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Tell me about your interior design which was featured on the magazine cover of New York Cottages and Gardens' October issue?

It’s of a room makeover I did as part of the The Designer Showhouse of New York, which was a benefit for Lenox Hill Hospital that took place from mid May thru the end of June. 30 + Interior Designers were invited to decorate luxury residences on the 55th and 56th floor of the W Residency Hotel, located in lower Manhattan. From there the views of the city are spectacular. Each designer makes up 2 bedrooms.  

How does that benefit you?

The six week event attracts a large audience and the public is invited to attend through different activities. It’s good PR for the designers, it serves a great cause, and according to event publicity it shows off ‘visionary creations from today’s foremost home and lifestyle designers.'

How would you define your style?

I don’t do anything with a specific style. I’m more eclectic. I have some old things mixed in with new things. You might say I’m eclectic artistic with a modern twist.

In this project, there is no specific style you can pinpoint. Some might say there is an LA look, a little 30’s Hollywood, which is modern. Some would say it’s very contemporary with classical features.

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I love your logo. How does that fit in to who you are as a designer?

My logo is a quatrefoil which is a classical element. I believe everything always goes back to classicism, which is then given a modern twist. What I try to do is achieve balance and mix things together but not be clearly defined.

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What would you say is in style? What’s out of style?

What’s in: Clean lines, plenty of space with air to circulate, lighter and brighter designs, and a more casual and warmer feel.

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What’s out: Big, heavy furniture, enormous pieces that are out of scale and rooms that are overcrowded and overly done. 

Why do you think that there has been a shift in the trend away from bigger?

A lot of it is your age. Things change and more people are pairing down. People are more healthy and sustainably conscious. This thing about ‘stuff’ is not what it used to be. It may also have to do with what happened to the economy in 08’.  There is a 'lighterness'  of being.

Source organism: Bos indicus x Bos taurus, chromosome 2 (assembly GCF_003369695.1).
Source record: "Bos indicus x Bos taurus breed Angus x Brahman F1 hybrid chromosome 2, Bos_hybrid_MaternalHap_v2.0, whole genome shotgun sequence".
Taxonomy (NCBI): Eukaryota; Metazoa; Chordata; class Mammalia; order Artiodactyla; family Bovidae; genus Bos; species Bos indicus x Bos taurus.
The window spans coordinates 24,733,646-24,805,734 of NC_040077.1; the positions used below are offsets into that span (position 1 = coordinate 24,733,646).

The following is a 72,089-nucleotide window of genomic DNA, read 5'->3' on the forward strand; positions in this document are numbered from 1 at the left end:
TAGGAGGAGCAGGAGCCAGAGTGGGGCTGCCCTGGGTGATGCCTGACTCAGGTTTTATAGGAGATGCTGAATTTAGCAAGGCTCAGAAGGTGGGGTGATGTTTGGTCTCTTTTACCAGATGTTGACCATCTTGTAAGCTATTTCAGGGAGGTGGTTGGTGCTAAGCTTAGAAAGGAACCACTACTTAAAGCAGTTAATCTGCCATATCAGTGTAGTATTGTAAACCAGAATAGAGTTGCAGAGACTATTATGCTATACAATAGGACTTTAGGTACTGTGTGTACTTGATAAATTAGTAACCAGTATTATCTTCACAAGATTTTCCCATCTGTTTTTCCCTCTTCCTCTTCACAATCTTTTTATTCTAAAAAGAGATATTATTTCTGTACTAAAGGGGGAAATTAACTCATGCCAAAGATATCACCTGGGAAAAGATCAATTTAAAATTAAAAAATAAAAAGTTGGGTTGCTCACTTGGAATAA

I recognize the work of artist Heidi Bilezikian, who is from Warwick as well. What drew you to her work?

I wanted more abstract art on the walls. I knew her work, which has gold tones and blacks and a horse theme and I thought that would work well with what was going on with the other elements.

What other designs inspired you?

The room is made up of many pieces including beautiful lamps from England, tables such as the marble odegard, beautiful rugs and accessories, sustainable fabrics made by Carnegie Fabrics, Wonderly's Custom Draperies, brass lamps and more. I also used the work of another Warwick artist, Janet Howard-Fatta.

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The teen center at the Warwick Valley Community Center in Warwick was one of your recent jobs.  Tell me about that project.

I enjoyed doing it. I wanted to contribute something to the community. Stylistically, I wanted it to have a clean look and to feel spacious, brighter and healthier. Everything that’s there can live a long time. It would be hard to ruin anything in that space. We were on a very limited budget so we used corregated metal to cover everything and gave it a new and fresh look helped by the flooring which was made out of epoxy.

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Warwick Valley Living thanks Pamela J. Durante for her fine talents and community contributions.

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pamdurante4Warwick resident Pamela J. Durante, owner of Atelier Durante Interior Design, is a NY State certified interior designer and past president of the American Society of Interior Designers. Her passion for design took root when she discovered that she enjoyed makingover rooms as a teenager. She graduated from the Parsons School of Interior Design and teaches at the New York School of Interior Design while keeping busy with projects for residential and commercial properties.